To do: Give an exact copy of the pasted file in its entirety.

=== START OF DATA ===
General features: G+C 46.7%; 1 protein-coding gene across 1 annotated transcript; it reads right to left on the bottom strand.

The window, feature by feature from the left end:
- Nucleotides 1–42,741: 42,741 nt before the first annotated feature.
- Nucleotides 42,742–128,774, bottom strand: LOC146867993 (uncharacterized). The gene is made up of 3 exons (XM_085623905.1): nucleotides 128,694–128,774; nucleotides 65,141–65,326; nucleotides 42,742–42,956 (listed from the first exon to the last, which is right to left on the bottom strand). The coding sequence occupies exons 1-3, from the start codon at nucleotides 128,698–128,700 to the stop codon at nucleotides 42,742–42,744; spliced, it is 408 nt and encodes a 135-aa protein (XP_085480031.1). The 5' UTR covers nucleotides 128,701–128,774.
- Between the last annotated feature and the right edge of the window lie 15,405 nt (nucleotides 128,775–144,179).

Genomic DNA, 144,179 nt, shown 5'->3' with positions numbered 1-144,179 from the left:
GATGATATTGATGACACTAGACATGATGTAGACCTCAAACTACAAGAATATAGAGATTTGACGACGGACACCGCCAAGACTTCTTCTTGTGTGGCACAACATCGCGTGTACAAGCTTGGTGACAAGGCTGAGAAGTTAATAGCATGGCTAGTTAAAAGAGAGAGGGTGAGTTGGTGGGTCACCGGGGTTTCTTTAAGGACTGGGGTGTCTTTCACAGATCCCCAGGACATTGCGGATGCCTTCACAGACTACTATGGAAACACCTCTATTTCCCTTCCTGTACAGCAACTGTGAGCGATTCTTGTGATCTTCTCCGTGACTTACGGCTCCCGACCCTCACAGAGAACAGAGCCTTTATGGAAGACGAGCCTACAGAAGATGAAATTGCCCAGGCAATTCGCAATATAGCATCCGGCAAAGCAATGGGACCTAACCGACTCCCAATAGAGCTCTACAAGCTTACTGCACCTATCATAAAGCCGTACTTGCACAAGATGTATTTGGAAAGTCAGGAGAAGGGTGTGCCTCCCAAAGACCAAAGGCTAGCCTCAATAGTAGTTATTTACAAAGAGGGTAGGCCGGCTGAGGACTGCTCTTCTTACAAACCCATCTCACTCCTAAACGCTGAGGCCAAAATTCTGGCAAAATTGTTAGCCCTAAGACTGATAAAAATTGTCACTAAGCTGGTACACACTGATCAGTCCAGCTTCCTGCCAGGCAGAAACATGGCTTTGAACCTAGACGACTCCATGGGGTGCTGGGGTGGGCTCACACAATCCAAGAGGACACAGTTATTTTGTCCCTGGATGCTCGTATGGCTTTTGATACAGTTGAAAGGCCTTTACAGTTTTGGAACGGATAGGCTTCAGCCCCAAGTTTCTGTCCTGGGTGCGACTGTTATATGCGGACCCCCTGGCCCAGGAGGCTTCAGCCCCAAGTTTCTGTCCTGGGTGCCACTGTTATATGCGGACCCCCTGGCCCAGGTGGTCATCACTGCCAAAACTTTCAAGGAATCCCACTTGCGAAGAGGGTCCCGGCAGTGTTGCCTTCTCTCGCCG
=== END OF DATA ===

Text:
General features: G+C 46.7%; 1 protein-coding gene across 1 annotated transcript; it reads right to left on the bottom strand.

The window, feature by feature from the left end:
- Nucleotides 1–42,741: 42,741 nt before the first annotated feature.
- Nucleotides 42,742–128,774, bottom strand: LOC146867993 (uncharacterized). The gene is made up of 3 exons (XM_085623905.1): nucleotides 128,694–128,774; nucleotides 65,141–65,326; nucleotides 42,742–42,956 (listed from the first exon to the last, which is right to left on the bottom strand). The coding sequence occupies exons 1-3, from the start codon at nucleotides 128,698–128,700 to the stop codon at nucleotides 42,742–42,744; spliced, it is 408 nt and encodes a 135-aa protein (XP_085480031.1). The 5' UTR covers nucleotides 128,701–128,774.
- Between the last annotated feature and the right edge of the window lie 15,405 nt (nucleotides 128,775–144,179).

Genomic DNA, 144,179 nt, shown 5'->3' with positions numbered 1-144,179 from the left:
GATGATATTGATGACACTAGACATGATGTAGACCTCAAACTACAAGAATATAGAGATTTGACGACGGACACCGCCAAGACTTCTTCTTGTGTGGCACAACATCGCGTGTACAAGCTTGGTGACAAGGCTGAGAAGTTAATAGCATGGCTAGTTAAAAGAGAGAGGGTGAGTTGGTGGGTCACCGGGGTTTCTTTAAGGACTGGGGTGTCTTTCACAGATCCCCAGGACATTGCGGATGCCTTCACAGACTACTATGGAAACACCTCTATTTCCCTTCCTGTACAGCAACTGTGAGCGATTCTTGTGATCTTCTCCGTGACTTACGGCTCCCGACCCTCACAGAGAACAGAGCCTTTATGGAAGACGAGCCTACAGAAGATGAAATTGCCCAGGCAATTCGCAATATAGCATCCGGCAAAGCAATGGGACCTAACCGACTCCCAATAGAGCTCTACAAGCTTACTGCACCTATCATAAAGCCGTACTTGCACAAGATGTATTTGGAAAGTCAGGAGAAGGGTGTGCCTCCCAAAGACCAAAGGCTAGCCTCAATAGTAGTTATTTACAAAGAGGGTAGGCCGGCTGAGGACTGCTCTTCTTACAAACCCATCTCACTCCTAAACGCTGAGGCCAAAATTCTGGCAAAATTGTTAGCCCTAAGACTGATAAAAATTGTCACTAAGCTGGTACACACTGATCAGTCCAGCTTCCTGCCAGGCAGAAACATGGCTTTGAACCTAGACGACTCCATGGGGTGCTGGGGTGGGCTCACACAATCCAAGAGGACACAGTTATTTTGTCCCTGGATGCTCGTATGGCTTTTGATACAGTTGAAAGGCCTTTACAGTTTTGGAACGGATAGGCTTCAGCCCCAAGTTTCTGTCCTGGGTGCGACTGTTATATGCGGACCCCCTGGCCCAGGAGGCTTCAGCCCCAAGTTTCTGTCCTGGGTGCCACTGTTATATGCGGACCCCCTGGCCCAGGTGGTCATCACTGCCAAAACTTTCAAGGAATCCCACTTGCGAAGAGGGTCCCGGCAGTGTTGCCTTCTCTCGCCG